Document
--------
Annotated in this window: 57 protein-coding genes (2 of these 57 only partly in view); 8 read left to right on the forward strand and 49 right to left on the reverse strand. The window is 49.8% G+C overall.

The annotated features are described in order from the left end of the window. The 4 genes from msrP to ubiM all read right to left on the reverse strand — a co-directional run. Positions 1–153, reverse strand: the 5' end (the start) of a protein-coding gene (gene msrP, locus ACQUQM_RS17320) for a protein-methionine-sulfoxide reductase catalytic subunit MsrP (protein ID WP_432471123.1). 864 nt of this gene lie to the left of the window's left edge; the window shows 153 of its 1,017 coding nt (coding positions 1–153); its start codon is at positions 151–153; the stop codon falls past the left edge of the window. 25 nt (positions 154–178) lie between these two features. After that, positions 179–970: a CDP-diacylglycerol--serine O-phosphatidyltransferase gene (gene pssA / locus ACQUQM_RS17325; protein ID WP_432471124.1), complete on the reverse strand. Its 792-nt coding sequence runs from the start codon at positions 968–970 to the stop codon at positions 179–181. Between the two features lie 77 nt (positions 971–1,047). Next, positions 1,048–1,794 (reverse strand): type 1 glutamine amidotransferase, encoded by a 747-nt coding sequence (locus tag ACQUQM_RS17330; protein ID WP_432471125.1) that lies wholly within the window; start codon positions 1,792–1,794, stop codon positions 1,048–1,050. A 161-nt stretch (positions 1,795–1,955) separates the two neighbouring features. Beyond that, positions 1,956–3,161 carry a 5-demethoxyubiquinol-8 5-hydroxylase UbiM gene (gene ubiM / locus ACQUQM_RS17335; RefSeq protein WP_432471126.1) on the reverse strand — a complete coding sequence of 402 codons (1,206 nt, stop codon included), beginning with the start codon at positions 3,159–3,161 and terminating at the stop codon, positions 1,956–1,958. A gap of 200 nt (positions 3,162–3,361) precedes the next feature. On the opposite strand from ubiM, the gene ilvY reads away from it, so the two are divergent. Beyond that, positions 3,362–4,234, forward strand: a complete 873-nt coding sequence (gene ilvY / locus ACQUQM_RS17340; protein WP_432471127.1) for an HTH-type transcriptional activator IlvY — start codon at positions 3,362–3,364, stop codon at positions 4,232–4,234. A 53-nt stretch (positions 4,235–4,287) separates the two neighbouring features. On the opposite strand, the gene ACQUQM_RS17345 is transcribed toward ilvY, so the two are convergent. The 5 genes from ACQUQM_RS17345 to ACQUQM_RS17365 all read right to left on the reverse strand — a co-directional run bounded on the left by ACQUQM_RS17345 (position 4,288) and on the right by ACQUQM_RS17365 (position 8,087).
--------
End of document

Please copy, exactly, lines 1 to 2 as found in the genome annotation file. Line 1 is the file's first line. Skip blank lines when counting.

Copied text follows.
Annotated in this window: 57 protein-coding genes (2 of these 57 only partly in view); 8 read left to right on the forward strand and 49 right to left on the reverse strand. The window is 49.8% G+C overall.

The annotated features are described in order from the left end of the window. The 4 genes from msrP to ubiM all read right to left on the reverse strand — a co-directional run. Positions 1–153, reverse strand: the 5' end (the start) of a protein-coding gene (gene msrP, locus ACQUQM_RS17320) for a protein-methionine-sulfoxide reductase catalytic subunit MsrP (protein ID WP_432471123.1). 864 nt of this gene lie to the left of the window's left edge; the window shows 153 of its 1,017 coding nt (coding positions 1–153); its start codon is at positions 151–153; the stop codon falls past the left edge of the window. 25 nt (positions 154–178) lie between these two features. After that, positions 179–970: a CDP-diacylglycerol--serine O-phosphatidyltransferase gene (gene pssA / locus ACQUQM_RS17325; protein ID WP_432471124.1), complete on the reverse strand. Its 792-nt coding sequence runs from the start codon at positions 968–970 to the stop codon at positions 179–181. Between the two features lie 77 nt (positions 971–1,047). Next, positions 1,048–1,794 (reverse strand): type 1 glutamine amidotransferase, encoded by a 747-nt coding sequence (locus tag ACQUQM_RS17330; protein ID WP_432471125.1) that lies wholly within the window; start codon positions 1,792–1,794, stop codon positions 1,048–1,050. A 161-nt stretch (positions 1,795–1,955) separates the two neighbouring features. Beyond that, positions 1,956–3,161 carry a 5-demethoxyubiquinol-8 5-hydroxylase UbiM gene (gene ubiM / locus ACQUQM_RS17335; RefSeq protein WP_432471126.1) on the reverse strand — a complete coding sequence of 402 codons (1,206 nt, stop codon included), beginning with the start codon at positions 3,159–3,161 and terminating at the stop codon, positions 1,956–1,958. A gap of 200 nt (positions 3,162–3,361) precedes the next feature. On the opposite strand from ubiM, the gene ilvY reads away from it, so the two are divergent. Beyond that, positions 3,362–4,234, forward strand: a complete 873-nt coding sequence (gene ilvY / locus ACQUQM_RS17340; protein WP_432471127.1) for an HTH-type transcriptional activator IlvY — start codon at positions 3,362–3,364, stop codon at positions 4,232–4,234. A 53-nt stretch (positions 4,235–4,287) separates the two neighbouring features. On the opposite strand, the gene ACQUQM_RS17345 is transcribed toward ilvY, so the two are convergent. The 5 genes from ACQUQM_RS17345 to ACQUQM_RS17365 all read right to left on the reverse strand — a co-directional run bounded on the left by ACQUQM_RS17345 (position 4,288) and on the right by ACQUQM_RS17365 (position 8,087).